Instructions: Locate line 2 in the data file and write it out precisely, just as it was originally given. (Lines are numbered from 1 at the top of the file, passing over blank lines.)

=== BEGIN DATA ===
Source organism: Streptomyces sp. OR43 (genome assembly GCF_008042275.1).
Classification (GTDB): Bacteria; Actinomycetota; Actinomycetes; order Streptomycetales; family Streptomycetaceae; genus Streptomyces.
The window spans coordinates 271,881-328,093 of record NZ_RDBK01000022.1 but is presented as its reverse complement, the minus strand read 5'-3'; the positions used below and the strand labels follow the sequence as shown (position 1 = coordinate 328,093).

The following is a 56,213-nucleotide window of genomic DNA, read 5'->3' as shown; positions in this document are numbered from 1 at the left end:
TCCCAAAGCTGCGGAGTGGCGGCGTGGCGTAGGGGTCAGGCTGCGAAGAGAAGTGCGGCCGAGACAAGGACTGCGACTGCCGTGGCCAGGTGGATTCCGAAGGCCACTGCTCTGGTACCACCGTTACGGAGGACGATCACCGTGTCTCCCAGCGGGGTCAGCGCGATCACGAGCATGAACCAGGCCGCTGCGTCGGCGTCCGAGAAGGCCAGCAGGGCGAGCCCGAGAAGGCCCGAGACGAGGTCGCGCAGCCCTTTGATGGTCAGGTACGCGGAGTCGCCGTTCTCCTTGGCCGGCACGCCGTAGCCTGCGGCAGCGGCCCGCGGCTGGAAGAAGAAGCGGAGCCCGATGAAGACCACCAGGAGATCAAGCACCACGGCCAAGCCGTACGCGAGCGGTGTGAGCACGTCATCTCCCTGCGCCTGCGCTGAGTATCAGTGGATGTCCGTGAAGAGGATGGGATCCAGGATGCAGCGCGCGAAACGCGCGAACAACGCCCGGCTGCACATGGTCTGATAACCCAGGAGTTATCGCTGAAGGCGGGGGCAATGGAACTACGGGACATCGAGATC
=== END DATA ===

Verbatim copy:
Classification (GTDB): Bacteria; Actinomycetota; Actinomycetes; order Streptomycetales; family Streptomycetaceae; genus Streptomyces.